SWOT Analysis of BBC

    This section presents the analysis of BBC using the SWOT framework.

     

    Strength

    BBC is a well known brand in the world of news, media and entertainment (Alvesson and Thompson, 2004). Its strong brand name has been built on company’s long lasting commitment to quality and innovation. The BBC brand is not only recognised and respected all around the world but has also enabled it to dominate the local markets in most of the countries it operates. Its sound financial position is also an important strength. BBC has a large pool of customers in a number of countries and enjoys high level of brand loyalty. It has successfully positioned itself in the market as a up-market, sophisticated brand with unravelling perception of quality services. Its brand name is thus its most valuable strength (Harris and Wegg-Prosser, 1998). Also over the years, BBC has got extensive experience in gathering news and developing creative programs and this extensive experience is likely to sustain the brand in the longer term. The brand has managed to attract the masses, thus maximising the profit margins along with consistent growth in the domestic and international market which means that the company is in strong financial condition and capable of launching ambitious campaigns. The company has developed strong supply chain and a number of highly experienced, skilled and creative human resources both in domestic and international market where it is already a well known brand. The management team at BBC is highly experienced and diverse. It has been able to develop clear strategies and strongly focus on objectives and goals (Harris and Wegg-Prosser, 2007).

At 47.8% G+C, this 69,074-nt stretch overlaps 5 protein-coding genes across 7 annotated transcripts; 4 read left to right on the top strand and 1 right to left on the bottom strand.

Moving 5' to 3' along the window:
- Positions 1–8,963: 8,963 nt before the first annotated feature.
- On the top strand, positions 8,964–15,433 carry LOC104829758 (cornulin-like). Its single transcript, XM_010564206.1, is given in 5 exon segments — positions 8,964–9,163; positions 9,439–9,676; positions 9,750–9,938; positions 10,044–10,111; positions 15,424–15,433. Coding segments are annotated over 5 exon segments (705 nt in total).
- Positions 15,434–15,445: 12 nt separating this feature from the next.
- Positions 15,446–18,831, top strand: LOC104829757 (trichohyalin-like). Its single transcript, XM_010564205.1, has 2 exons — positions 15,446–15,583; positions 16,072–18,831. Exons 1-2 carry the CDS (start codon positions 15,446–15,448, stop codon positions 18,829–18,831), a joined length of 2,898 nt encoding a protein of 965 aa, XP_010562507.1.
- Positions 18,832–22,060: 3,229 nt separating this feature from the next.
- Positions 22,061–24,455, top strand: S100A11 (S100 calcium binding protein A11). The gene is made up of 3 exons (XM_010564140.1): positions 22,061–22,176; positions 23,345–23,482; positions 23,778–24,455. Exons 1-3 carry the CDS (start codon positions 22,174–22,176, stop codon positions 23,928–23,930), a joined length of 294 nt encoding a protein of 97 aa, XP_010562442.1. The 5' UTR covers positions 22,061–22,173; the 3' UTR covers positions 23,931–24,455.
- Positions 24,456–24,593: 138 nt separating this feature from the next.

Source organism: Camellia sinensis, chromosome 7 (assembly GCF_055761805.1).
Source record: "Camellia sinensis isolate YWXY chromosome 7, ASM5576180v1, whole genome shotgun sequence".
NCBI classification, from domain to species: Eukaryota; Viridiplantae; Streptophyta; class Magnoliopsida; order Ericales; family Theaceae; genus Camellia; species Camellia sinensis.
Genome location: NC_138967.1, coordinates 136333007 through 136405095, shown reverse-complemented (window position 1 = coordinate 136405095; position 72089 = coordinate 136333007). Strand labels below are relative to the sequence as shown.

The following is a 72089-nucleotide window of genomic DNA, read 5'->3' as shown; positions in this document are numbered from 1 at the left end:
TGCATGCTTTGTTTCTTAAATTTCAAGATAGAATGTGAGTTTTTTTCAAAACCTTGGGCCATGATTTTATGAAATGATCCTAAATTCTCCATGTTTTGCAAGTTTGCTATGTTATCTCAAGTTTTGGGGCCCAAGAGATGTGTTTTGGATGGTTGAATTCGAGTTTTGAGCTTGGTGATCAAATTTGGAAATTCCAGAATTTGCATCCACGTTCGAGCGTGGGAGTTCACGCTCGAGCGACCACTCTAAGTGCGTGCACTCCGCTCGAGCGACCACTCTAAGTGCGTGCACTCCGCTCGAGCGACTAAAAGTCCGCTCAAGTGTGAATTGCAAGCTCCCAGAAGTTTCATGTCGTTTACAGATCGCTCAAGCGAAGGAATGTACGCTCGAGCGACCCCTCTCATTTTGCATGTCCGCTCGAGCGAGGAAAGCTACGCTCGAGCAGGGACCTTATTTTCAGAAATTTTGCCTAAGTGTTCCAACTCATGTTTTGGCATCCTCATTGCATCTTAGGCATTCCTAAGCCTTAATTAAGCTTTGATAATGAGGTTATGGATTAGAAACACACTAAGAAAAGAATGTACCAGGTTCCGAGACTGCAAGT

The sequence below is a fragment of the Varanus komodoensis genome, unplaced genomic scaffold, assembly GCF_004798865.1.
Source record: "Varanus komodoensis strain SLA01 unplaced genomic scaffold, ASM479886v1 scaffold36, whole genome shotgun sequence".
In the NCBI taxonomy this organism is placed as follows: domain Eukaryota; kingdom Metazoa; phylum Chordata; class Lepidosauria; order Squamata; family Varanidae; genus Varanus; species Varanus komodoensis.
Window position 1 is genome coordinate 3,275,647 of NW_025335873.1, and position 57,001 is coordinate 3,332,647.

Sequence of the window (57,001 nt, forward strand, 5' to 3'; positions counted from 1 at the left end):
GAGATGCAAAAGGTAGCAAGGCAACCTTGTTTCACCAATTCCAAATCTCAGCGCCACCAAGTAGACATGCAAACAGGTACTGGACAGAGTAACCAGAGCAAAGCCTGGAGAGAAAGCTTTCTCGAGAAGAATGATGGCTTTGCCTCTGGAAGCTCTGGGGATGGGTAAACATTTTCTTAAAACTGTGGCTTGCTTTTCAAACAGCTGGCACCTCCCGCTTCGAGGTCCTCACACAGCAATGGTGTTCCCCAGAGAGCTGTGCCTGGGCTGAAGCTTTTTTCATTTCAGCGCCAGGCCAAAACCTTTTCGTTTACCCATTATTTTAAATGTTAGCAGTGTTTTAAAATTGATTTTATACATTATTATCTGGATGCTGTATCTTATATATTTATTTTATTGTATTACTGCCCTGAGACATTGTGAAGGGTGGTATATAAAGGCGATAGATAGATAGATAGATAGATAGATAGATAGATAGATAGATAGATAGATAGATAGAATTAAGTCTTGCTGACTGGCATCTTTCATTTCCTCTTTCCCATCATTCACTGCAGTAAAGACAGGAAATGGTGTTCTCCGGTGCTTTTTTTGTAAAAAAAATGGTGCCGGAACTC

Weakness

    Despite doing well in established markets like Western Europe and North America, BBC’s performance in major emerging markets including Eastern Europe, South America and Central Asia is a cause of concern (Anonymous, 2005). This may mean that it is struggling against fierce competition from CNN, Fox News and the local media companies and may be seen as a sign of weakness (Alvesson and Thompson, 2004). Also with respect to internal management, the company needs to tackle the complexity of its operations and better utilise the latest technology which remains a key challenge despite establishing CIS (Computer Information Systems) department. Also BBC needs to catch up with the increasing trend of digital content and focus its spending on the digital form rather than the analog broadcasting especially in radio where the digital radio is herald as the dominant technology of the future (Wegg-Prosser, 2001).

     

    Opportunity